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It’s a strange kind of thing that happens when you watch Norm build a Tiger Maple washstand and think to yourself, “I bet I could build that.” It doesn’t occur to you at the time that there’s no reason for you to want one or that you didn’t know what it was until Mr. Abrams explained it to you 30 minutes earlier.

As usual, watching Norm is a mix of down-home building, super-sweet tools, stock you could only drool over, and advice from a master craftsman with more years of experience than you’ll ever have. To sum up, season 21 of New Yankee Workshop is in full swing and it’s as good as ever.

Even if you don’t plan to make a turkey table or hat rack, seeing this go down is worth your time. I’m stoked about the dresser he’s got coming later this year — it’s on my list of things to build anyway, and I’d like to see how the New England boys get it done.

Sidenote: His collection of flannel shirts is truly staggering.

New Yankee Workshop [Website]


15 Responses to New Season Of Norm

  1. Jim German says:

    Ohh good I’m not the only one who is amazed at the stock he uses for some of his projects. Like that outdoor bench that used like $1k worth of teak.

  2. gillsans says:

    Is it just me or have they been showing repeats from the 80s? Or did he start dying his beard?

  3. Tony Clifton says:

    All the “new” episodes this season are “encore” presentations.

    Personally, if they’re not going to do new episodes anymore, then they should just end the show, and finally allow cable networks to show full seasons of repeats.

  4. MikeGCNY says:

    I think this season is all repeats. If you notice, the tools he is using are much older. The “washstand” episode is from 1997.

    I hope they don’t end the show. I just found the workshop on Google Maps the other day.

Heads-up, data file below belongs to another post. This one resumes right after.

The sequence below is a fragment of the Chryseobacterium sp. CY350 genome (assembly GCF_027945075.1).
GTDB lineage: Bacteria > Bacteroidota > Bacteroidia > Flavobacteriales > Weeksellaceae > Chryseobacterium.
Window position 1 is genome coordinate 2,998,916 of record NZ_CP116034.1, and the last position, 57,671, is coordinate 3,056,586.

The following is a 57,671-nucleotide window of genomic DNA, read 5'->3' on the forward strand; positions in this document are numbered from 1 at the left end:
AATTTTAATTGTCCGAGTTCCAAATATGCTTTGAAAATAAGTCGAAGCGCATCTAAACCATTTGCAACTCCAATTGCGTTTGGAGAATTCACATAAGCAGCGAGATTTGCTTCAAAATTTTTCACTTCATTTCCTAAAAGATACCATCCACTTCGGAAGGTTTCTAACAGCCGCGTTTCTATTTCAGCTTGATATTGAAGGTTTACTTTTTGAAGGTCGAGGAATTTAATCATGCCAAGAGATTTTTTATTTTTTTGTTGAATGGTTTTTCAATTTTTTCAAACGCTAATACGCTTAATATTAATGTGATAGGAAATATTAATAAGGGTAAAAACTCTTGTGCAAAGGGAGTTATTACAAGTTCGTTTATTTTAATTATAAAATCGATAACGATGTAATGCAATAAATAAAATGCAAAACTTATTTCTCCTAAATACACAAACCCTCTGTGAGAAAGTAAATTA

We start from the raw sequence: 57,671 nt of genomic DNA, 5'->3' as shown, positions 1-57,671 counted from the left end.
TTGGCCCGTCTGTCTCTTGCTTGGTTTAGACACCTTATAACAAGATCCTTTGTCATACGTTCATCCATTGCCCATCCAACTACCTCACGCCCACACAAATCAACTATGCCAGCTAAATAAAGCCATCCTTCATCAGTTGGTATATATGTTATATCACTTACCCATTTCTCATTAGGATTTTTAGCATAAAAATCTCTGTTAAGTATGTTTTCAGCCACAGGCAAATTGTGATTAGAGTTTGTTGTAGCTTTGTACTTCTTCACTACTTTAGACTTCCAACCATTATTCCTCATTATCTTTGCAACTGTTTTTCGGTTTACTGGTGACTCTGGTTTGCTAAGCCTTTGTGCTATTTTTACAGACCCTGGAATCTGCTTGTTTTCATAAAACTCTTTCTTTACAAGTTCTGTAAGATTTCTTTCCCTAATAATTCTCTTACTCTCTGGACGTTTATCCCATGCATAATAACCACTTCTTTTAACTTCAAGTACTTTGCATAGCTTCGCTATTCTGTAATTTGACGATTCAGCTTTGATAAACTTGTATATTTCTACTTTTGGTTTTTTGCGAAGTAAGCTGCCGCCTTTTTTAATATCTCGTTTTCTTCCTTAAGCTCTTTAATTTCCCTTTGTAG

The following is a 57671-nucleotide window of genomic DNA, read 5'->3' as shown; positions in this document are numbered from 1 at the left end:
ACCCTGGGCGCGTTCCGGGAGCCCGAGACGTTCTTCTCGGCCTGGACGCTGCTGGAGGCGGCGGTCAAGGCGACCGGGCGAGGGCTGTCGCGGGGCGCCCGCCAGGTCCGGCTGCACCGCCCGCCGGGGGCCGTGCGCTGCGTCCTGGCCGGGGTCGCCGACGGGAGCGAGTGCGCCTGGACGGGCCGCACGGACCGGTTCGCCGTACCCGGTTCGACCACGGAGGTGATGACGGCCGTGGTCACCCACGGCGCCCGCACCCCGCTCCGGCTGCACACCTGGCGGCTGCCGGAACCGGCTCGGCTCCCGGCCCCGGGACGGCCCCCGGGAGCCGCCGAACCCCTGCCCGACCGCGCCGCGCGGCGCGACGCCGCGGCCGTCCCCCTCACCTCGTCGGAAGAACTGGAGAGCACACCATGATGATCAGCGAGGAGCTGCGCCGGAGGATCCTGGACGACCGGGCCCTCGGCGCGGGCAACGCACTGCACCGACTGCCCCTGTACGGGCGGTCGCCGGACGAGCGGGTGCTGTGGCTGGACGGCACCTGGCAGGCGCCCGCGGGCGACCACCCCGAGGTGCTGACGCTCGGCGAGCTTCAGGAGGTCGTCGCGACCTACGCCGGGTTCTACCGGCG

If Norm decided to retire I would be willing to host the show 🙂

  5. gillsans says:

    Yes, I did notice that the tools seemed old…back when he was the only person on the planet with tools with lasers…

  6. fred says:

    There is nothing inherently wrong with using well maintained older tools. My two commercial shops have an abundance of older stationary tools that still do good work.
    While our newer Shopfox sliding table saw has more features than our older Unisaws (one also equipped with a sliding table) – I can see no reason to replace the Unisaws anytime soon. The same is true for our big old Dewalt radial arm saw, our Powermatic shapers etc. In our pipe/metal fabrication shop – our old Armstrong Blum Marvel and Doall saws are quite old – but we consider them still aptly named.

    I sometimes think that it is only on TV or in the movies that shops are equipped with every new gadget and tool. That’s probably more the outcome of manufacturer’s wanting to “place” their new tools such that they can be seen by the viewing audience.

    None of this is meant to take away from Norm – who has introduced a new generation of potential crafts people to a rewarding vocation and/or hobby that they otherwise may never have undertaken. Since woodshops seem to have disappeared from high schools – we need more Norms and shows like his to help in this regard. I’m with others who hope that PBS can continue to produce new shows in this vein.

  7. MikeGCNY says:

    If anyone is interested here is a complete list of NYWS Episodes.


  8. PutnamEco says:

    Re: fred says:
    There is nothing inherently wrong with using well maintained older tools.
    I often prefer older tools, the quality of todays tools, is sometimes lacking.

  9. Steve W. says: